Poll: Fewer Americans identify as economic conservatives

For much of President Obama’s first term, economic conservatism appeared to be on the rise and social conservatism saw modest gains as well. In 2009, a record 42% of Americans said they were social conservatives, while in 2010, a high of 51% said they were economically conservative. This trend may have foreshadowed the 2010 midterms, in which Republicans gave congressional Democrats a memorable “shellacking” by winning a large number of seats in the House of Representatives and the Senate.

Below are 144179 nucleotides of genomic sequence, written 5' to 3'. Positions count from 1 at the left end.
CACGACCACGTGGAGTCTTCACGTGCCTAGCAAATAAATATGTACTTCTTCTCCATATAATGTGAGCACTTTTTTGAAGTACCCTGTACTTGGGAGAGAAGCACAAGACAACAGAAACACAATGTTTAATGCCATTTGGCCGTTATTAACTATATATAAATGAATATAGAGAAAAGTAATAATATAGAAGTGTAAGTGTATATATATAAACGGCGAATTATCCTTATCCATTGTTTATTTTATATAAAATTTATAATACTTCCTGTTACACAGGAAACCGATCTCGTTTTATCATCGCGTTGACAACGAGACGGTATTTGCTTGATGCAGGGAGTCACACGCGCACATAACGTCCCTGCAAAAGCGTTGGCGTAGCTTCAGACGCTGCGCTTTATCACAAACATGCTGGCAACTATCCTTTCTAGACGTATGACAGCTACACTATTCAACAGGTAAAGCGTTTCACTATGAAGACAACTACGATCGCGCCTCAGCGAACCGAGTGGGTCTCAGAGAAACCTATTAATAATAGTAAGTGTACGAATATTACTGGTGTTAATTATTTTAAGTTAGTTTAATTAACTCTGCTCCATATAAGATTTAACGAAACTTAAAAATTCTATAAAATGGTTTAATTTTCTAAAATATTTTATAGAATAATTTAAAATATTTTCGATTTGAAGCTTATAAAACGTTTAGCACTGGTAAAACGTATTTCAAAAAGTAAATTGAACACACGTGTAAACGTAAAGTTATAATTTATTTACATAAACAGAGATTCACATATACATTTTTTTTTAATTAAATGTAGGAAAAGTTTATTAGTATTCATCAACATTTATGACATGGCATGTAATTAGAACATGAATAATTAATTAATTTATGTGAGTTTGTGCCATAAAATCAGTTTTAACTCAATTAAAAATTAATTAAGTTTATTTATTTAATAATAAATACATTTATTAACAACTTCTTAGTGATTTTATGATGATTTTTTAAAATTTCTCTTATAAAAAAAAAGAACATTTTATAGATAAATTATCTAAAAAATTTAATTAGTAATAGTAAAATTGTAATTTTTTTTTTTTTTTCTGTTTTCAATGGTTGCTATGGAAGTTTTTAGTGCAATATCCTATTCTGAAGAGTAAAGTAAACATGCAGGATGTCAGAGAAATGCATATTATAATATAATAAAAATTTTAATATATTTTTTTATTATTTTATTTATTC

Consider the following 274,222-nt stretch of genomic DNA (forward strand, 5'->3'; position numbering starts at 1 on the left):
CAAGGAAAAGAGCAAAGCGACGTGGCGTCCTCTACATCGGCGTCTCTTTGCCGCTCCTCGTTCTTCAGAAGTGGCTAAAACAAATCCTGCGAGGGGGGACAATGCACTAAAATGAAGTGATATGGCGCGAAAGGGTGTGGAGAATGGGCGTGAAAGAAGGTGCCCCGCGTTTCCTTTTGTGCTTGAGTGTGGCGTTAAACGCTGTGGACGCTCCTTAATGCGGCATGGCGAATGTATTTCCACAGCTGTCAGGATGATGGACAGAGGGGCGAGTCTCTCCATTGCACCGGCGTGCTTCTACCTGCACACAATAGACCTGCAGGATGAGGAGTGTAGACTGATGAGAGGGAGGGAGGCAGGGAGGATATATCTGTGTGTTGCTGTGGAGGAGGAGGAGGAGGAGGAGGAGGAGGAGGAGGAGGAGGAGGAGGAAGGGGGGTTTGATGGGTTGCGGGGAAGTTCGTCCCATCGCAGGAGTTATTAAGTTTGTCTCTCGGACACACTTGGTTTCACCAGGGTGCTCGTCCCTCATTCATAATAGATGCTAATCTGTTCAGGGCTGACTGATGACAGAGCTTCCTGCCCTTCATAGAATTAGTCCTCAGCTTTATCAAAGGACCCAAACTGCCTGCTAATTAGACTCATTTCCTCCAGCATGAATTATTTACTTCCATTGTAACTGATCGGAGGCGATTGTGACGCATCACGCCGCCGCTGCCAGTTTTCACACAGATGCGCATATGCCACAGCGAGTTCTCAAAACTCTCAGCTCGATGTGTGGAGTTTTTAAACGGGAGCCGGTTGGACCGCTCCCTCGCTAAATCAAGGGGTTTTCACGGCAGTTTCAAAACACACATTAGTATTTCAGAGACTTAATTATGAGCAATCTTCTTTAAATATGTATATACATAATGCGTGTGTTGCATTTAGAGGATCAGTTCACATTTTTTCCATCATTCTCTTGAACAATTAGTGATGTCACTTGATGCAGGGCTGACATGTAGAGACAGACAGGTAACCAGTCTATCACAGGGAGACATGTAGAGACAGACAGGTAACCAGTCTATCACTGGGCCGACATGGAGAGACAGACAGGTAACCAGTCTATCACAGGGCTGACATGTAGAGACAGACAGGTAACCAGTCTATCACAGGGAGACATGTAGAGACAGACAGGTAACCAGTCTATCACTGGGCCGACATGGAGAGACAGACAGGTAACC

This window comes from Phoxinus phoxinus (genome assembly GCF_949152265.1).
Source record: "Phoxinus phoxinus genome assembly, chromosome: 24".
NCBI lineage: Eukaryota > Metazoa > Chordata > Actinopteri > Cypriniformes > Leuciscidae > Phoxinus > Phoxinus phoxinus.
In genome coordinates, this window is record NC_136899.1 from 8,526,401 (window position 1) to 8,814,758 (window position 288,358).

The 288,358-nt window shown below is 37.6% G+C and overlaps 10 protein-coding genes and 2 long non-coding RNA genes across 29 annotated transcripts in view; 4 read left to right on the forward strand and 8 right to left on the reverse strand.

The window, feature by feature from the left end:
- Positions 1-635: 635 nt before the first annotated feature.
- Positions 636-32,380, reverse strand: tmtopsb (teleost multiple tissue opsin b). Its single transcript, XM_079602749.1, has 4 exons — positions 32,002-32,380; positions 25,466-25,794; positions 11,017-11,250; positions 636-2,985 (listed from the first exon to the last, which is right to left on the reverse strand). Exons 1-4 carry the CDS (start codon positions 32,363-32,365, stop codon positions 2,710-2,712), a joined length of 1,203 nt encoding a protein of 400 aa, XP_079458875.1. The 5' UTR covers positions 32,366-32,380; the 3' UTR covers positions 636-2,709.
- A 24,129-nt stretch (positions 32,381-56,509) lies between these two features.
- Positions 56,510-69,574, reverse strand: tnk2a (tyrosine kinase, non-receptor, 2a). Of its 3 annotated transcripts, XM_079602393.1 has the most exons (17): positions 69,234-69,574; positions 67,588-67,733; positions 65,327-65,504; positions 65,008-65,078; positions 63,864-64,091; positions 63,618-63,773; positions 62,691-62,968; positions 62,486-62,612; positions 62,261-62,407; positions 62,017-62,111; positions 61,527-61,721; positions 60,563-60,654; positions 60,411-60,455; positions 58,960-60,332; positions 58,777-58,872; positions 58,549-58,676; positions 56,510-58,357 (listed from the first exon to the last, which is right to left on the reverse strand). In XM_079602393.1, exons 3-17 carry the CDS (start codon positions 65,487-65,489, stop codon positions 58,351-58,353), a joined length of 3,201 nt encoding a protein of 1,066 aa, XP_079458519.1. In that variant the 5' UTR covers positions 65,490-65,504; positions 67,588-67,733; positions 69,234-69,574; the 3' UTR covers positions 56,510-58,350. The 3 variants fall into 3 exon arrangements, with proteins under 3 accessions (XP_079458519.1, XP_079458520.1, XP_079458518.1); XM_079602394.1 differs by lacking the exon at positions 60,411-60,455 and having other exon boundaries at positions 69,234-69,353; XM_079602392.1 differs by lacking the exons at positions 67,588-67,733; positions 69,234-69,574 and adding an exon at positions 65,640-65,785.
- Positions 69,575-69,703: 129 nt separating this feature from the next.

This new survey shows changes in Americans’ ideology: economic conservatism is at a five-year low, while social liberalism has registered its highest support — though it remains to be seen whether the changes will continue. On the one hand, for economic ideology, this may be a return to the “normal” rate measured in past polls but momentarily disrupted by a number of factors over the last four years, including the economic recession, the Democrats’ control of most of the federal government, and the healthcare debate. By comparison, the 41% of Americans now calling themselves economic conservatives nearly mirrors the eight-year average (42%) observed during the Bush administration.